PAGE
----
Except that this is not the fault of technology but the preferences of the consumers. Music veterans still remember the old times and are used to a different model of music consumption. When you made your money from album sales and not from online streaming. Today, you earn money from the streaming services, because the consumers have access to all of your albums for a small fee. On the one hand, this means that artists who are currently popular make a lot of money. It’s no secret that new things are the most exciting ones. On the other hand, if the old model were still in place, artists who were once popular, and who are now forgotten and no longer publish albums, would not earn money at all. And now — thanks to streaming — they can still earn some money. Some earn less, and others earn more. Incidentally, in the United States streaming somehow compensates for the consequences of the flawed law as a result of which the artists do not make money when their tracks are being played on the radio. Only the songwriters receive royalties from that.
The digital renaissance is an era that favors niches. Before it started, I was afraid that niche culture would be stifled by the high cost of production, that people with an unusual taste would not be able to find suitable works on the market. But thanks to new technologies this is no longer a problem. Promotion costs have also decreased. If you are an aspiring artist, with a bit of luck you could, for example, post your song on one of the Spotify playlists, which will give you the access to hundreds of thousands, if not millions of “followers”. Incidentally, the book market is more difficult in this respect and requires greater promotional expenditures, but that is also changing. In general, the production of culture is growing, just like the number of artists.
Who — at least in the case of the music market — are being paid less.
But, as I’ve said, that is another matter altogether. For some artists these may be difficult times, but for many others it is a time of great opportunity.
You’re saying that the age of the digital renaissance allows niches to exist. Meanwhile, many argue that the internet, as one of the elements of globalization, is leading to the homogenization of culture. Are they wrong?
The digital renaissance has many shades. It certainly facilitates cultural exchange. In the past, it was very expensive to trade in works of art from other countries, to import and export them. In order to introduce an album recorded in Norway to the United States, you had to find a separate publisher, obtain the appropriate licenses, launch additional and very expensive promotional activities. Today, artwork crosses borders in the digital form in the blink of an eye. The cost of global dissemination has decreased — to almost nothing.
And that’s why the world is being flooded with American culture at an even faster rate.
This is an illusion. Thanks to the changes that I’m describing, the share of American culture in the overall consumption is falling, and the culture of even small countries is gaining worldwide popularity. In music, these are, for example, the Scandinavian countries. They are even setting the directions of development in genres such as pop or rock.
But that’s still English-language music. There is no difference between pop from the United States and from Sweden.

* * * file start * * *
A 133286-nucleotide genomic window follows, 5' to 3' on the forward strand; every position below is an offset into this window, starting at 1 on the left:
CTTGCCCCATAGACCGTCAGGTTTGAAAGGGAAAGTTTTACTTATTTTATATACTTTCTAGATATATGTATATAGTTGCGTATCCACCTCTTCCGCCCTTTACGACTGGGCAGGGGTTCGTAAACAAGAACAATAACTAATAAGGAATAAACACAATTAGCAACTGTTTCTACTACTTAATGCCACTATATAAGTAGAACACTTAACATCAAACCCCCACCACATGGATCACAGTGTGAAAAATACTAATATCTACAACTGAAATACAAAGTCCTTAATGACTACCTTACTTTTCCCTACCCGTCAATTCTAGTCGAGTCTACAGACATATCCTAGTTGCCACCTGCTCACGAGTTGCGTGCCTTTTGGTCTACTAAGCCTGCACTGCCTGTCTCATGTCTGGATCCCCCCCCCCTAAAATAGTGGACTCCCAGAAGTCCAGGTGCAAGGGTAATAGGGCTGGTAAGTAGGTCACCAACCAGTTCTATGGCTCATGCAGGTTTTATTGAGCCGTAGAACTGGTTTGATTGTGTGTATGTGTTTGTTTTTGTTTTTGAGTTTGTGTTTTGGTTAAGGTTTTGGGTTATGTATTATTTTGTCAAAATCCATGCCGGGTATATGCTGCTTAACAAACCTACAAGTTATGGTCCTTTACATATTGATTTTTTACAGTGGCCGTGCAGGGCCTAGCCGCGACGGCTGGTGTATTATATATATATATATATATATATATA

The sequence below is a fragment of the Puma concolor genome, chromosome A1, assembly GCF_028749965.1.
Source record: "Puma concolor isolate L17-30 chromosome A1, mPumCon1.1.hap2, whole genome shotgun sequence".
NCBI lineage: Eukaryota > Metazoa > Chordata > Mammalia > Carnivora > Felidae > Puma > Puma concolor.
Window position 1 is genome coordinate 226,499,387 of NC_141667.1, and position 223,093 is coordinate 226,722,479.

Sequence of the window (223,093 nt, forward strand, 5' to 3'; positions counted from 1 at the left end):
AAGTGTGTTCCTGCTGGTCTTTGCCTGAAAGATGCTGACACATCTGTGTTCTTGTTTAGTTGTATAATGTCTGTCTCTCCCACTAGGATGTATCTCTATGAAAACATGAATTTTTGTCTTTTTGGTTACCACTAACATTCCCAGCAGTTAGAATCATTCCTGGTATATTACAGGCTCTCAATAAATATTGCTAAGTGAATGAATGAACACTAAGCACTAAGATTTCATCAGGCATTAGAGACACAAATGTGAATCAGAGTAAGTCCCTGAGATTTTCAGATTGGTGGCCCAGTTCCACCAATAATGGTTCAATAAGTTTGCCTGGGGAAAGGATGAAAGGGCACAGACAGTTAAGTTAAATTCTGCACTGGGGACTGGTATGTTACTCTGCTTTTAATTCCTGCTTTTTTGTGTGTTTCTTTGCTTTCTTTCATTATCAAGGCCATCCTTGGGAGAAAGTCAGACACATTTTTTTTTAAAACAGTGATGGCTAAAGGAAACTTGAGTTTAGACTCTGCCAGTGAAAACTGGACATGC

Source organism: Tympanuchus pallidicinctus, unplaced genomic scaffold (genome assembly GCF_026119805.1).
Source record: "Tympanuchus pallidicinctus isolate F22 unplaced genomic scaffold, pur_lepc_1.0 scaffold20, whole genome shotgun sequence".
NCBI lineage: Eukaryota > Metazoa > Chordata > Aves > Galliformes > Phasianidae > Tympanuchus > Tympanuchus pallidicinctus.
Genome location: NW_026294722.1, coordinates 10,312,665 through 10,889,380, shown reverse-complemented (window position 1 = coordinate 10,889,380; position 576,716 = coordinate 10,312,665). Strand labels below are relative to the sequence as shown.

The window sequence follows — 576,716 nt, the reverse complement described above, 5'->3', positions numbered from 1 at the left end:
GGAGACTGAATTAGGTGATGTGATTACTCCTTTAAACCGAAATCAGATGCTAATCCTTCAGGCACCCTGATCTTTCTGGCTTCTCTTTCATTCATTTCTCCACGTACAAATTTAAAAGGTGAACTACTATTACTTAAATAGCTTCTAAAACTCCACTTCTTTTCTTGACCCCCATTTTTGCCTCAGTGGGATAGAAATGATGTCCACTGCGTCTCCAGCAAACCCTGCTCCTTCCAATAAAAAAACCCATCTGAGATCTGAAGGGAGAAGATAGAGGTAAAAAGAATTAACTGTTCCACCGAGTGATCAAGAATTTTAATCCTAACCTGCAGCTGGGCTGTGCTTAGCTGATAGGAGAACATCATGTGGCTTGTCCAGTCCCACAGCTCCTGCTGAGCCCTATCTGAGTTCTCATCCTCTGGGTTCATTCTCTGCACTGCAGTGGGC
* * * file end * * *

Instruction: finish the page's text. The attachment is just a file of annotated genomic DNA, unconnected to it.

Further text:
It’s true that it is the easiest to popularize music sung in English. But are the Swedes really bothered by the fact, that their artists are gaining international fame by singing in this language? No. They are proud of it. Although it is not the national folk music that is gaining global fame, that music is also probably produced in greater volumes than before. The cultural protectionists are afraid, that the accelerated globalization in the internet era will lead to the disappearance of the local art that reflects the identity of the given societies. These fears are unfounded.
Many countries, including Poland, have introduced minimum quotas of domestic performers that radio stations must follow while constructing their playlists. Does such policy make any sense in light of the technological change?
It depends on the purpose of such policies. If we simply want to raise the earnings of “our” artists, then it makes sense, because it will lead to an increase in their royalties. But, if we want to ensure the continuity of the national culture, then it’s not necessary, and certainly not to this extent. Moreover, what certainty do we have that the introduction of such requirements will increase the consumption of the local music? People can simply turn off the radio and turn on Spotify.
But digital platforms can also be regulated. The European Commission is trying to do that with Netflix. It wants to ensure that a certain percentage of the production placed on that platform is created in Europe.
And that’s supposed to guarantee that people will watch these programs? Today people are watching what they want, and not what they are told.
Many countries subsidize their artists. Do you think this also doesn’t make sense?
That also depends on the objective of the policy. In times of a radical decline in production costs, whether in music or in film, these subsidies could certainly be lower. In the Unites States and in Europe, billions are being spent on such subsidies each year.
You’re talking about a digital renaissance in culture. The renaissance that we know from history began after the invention of the printing press. Could the internet and the mobile technologies be seen as inventions of equal significance?
The internet is a “printing press” which enables us not only to copy texts, but also to produce audio and video forms at near zero costs. It constitutes a real breakthrough in culture.
Joel Waldfogel is a professor of economics and lecturer at the University of Minnesota.